Old Northam Railway Station Museum

Old Northam Railway Station

History of the Railway in Northam

The arrival of the railway line in Northam in 1886 marked the beginning of significant growth and prosperity for Northam. The railway originally reached Northam as a spur line from the junction at Spencers Brook. A small wooden structure was built for a station by local builder James Byfield. 

Following the discovery of gold in 1887 the government decided to build the Yilgarn Railway to Kalgoorlie to connect the port city of Fremantle with the rapidly growing Goldfields. Northam was successful in its bid over Newcastle (now known as Toodyay) and York to become the major railway service station. The expansion of the railway in Northam, not only brought prosperity through the gold rush, but also served to open up more land to farming and allowed produce to be transport to Fremantle for export.  

The Kalgoorlie line was completed in 1895 and a new station building was opened in Northam in 1900. In 1917 the line was once again extended to connect the west to the eastern states. 

At its peak the railways employed 1200 people from the Northam district, from locomotive drivers, fireman, maintenance crew and gangers to station staff and cleaners. It lead to the development of workers housing and other small business in the West Northam area. 

The station was officially closed on the 14th February 1966, when the track was realigned as part of the standard gauge project to connect all major capital cities with a single gauge.  

Many thousands of people have walked the platform of the Old Northam Railway Station, from miners and hopefuls travelling to the Goldfields, early settlers to all parts of the Wheatbelt, and servicemen during World War Two and the Korean War, when the Northam Army Camp was a major framing camp. After World War Two, many migrants from Europe arrived here for temporary re-settlement in the Northam Army Camp, and "Holden Camp", a former military hospital in Northam.

Old Railway Station Museum

Old Railway Station Museum

Today you too can walk the historic platform and explore the Old Station, learning more about the history of railways and Northam. 

The Old Railway Station now operates as public museum, with more than 1000 items in the collection which are viewable to the public mostly originating from or relating to the Northam Railways. Other items of general historical interest have also been acquired over the years and form part of the museum exhibition as an insight into life of the past.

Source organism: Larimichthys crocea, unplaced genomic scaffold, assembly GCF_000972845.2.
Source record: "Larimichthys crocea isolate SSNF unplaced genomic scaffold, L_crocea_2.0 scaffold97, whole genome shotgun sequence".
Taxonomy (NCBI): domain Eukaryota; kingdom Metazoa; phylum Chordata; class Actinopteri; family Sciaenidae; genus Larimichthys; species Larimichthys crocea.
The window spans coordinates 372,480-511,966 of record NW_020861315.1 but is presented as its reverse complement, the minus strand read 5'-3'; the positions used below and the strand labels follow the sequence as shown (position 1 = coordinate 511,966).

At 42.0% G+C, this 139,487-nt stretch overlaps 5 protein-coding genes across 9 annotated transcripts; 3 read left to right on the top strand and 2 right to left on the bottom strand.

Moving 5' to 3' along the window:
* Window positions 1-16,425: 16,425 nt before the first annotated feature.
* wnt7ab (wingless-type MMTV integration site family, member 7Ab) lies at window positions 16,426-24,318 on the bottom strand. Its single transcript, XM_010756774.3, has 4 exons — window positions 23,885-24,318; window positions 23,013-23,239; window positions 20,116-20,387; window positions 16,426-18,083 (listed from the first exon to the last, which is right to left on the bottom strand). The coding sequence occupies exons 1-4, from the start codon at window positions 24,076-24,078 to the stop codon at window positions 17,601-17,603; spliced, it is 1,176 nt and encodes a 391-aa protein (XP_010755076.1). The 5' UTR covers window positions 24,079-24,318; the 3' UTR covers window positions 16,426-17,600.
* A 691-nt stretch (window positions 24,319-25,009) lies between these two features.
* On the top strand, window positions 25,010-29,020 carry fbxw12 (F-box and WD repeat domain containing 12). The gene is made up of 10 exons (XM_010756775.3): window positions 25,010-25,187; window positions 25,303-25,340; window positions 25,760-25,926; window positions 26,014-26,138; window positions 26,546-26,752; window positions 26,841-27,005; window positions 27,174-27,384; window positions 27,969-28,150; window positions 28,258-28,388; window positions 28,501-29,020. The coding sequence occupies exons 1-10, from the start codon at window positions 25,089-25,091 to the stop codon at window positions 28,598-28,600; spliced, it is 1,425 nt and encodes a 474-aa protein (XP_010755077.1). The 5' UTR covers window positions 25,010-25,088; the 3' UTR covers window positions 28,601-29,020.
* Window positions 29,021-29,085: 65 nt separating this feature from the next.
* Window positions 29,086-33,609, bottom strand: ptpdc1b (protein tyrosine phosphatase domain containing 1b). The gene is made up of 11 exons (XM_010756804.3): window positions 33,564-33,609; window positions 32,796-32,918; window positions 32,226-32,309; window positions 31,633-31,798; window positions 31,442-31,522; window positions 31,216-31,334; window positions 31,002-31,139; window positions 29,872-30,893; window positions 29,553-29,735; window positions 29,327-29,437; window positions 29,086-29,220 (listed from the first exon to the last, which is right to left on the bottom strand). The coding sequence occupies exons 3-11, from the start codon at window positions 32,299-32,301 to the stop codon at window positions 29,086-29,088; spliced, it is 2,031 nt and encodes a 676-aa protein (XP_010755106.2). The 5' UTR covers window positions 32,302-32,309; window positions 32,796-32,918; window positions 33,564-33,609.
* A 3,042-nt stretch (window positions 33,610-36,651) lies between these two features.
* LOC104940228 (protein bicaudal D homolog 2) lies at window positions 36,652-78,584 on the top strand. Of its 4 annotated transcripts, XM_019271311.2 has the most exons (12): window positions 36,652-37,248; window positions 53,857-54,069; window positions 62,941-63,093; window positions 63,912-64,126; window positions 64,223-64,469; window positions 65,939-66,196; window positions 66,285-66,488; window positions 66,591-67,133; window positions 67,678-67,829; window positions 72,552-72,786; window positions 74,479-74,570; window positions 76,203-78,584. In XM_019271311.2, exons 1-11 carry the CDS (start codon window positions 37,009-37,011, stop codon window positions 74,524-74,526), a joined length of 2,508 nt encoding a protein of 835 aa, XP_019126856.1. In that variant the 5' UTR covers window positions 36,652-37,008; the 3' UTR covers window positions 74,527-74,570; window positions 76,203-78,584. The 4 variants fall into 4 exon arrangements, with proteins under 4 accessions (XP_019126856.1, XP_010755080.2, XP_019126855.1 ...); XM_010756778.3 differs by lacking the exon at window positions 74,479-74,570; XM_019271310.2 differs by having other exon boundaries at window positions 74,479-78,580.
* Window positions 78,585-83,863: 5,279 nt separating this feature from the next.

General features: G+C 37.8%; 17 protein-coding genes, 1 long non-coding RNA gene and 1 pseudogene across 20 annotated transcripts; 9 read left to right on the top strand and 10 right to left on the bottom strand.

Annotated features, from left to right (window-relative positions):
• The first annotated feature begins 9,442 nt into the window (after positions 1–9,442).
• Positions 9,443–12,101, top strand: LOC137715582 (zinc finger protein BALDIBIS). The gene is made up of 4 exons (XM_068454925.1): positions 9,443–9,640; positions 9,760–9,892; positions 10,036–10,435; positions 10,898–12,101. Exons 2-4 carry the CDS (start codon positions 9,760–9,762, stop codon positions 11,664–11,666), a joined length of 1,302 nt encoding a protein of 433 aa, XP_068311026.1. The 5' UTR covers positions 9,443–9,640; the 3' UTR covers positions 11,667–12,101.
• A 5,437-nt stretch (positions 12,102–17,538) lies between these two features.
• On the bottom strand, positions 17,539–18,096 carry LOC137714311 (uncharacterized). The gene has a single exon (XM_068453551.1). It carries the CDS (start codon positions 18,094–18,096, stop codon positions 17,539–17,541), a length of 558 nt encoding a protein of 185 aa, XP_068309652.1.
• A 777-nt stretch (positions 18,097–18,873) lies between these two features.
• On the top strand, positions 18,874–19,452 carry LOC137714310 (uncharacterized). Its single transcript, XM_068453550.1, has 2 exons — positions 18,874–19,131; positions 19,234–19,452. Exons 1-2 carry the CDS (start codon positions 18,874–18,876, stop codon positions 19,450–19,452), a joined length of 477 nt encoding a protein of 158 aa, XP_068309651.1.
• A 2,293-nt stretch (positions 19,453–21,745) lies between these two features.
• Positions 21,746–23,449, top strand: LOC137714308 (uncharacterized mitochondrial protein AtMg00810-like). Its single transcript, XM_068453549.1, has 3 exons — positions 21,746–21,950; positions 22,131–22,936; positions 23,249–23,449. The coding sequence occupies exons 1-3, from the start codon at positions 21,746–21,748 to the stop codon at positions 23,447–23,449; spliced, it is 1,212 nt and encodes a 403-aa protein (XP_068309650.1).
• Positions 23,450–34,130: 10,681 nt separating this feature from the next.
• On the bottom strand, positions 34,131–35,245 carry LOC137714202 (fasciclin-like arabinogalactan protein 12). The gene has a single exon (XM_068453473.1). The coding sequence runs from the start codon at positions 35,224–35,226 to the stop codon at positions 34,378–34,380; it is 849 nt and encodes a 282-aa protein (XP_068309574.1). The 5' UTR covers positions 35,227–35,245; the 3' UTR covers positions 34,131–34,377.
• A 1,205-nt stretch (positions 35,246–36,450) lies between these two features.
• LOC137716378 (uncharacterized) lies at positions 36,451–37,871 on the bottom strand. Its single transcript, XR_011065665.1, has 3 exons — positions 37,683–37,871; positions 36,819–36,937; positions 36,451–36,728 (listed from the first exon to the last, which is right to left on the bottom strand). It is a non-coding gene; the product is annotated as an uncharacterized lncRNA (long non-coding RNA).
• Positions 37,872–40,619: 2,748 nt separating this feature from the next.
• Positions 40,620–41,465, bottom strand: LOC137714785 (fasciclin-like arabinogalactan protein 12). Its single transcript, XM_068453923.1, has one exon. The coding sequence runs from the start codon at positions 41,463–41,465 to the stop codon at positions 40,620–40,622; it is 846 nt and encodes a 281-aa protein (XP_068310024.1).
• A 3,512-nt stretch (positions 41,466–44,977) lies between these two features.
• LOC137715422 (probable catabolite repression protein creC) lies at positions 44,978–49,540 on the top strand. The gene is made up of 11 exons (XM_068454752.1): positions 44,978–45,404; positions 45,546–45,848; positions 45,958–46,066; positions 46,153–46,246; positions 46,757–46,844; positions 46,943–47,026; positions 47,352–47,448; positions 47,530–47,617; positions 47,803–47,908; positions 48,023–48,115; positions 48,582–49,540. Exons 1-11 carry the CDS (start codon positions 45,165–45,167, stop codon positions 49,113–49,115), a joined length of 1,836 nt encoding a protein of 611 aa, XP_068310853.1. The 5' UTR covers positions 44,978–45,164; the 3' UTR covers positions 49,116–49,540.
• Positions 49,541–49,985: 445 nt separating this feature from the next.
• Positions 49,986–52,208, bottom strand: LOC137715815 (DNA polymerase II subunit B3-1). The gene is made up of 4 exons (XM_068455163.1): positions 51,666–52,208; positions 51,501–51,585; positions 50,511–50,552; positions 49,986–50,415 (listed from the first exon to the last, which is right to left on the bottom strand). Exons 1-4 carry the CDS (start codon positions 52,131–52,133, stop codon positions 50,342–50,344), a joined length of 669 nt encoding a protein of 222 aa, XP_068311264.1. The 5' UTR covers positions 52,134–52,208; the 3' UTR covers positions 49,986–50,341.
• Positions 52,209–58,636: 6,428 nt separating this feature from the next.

Of most significance in the museum collection is the PMR Steam Class Locomotive, No. 721, built by the North British Locomotive works, and placed on service with the Western Australian Government Railways (WAGR) in July 1950 as part of the post-war modernisation and re-equipping of the railways. It was used in service on the Northam Railways until 1972, with the coming of dieselisation. 

Carriage AL59 on display at the museum had a long and significant history of use within the WAGR and the Eastern Goldfields Railway line. It was built in 1895 by the Oldbury Carriage and Wagon Company in the United Kingdom for the WAGR. 

Carriage VW5138 on display started as AU307, a first class suburban carriage built in 1905 by Gloucester Railway carriage and Wagon Company in the United Kingdom. The carriage was built to help the meet the upsurge in suburban traffic being experienced by the WAGR. 

Photographs in the collection include the Northam Railway Yards, locomotives, wagons, derailments, Northam Railways sporting teams and events and Northam Railways employee reunions.

A large portion of the collection consists of Western Australian Government Railways W.A.G.R. memorabilia. This includes railway tools, uniforms and various dinner plates, side plates, cups, saucers and glasses with the WAGR insignia on them. The Northam Railways piano is also a feature of the collection. There are documents including WAGR train register books, land leases, diagrams, work books, service maps, time tables, tickets, various forms and applications, newsletters and railways magazines.

Opening Hours

SUNDAY 11 AM TO 3.00PM

MONDAY 12.30PM TO 2.30PM

TUESDAY 11AM TO 3.00PM

WEDNESDAY 1.00PM TO 3.00PM

THURSDAY 1.00PM TO 3.00PM

FRIDAY 1.00PM TO 3.00PM

SATURDAY 1.00PM TO 3.00PM

For more information please contact the Northam Heritage Forum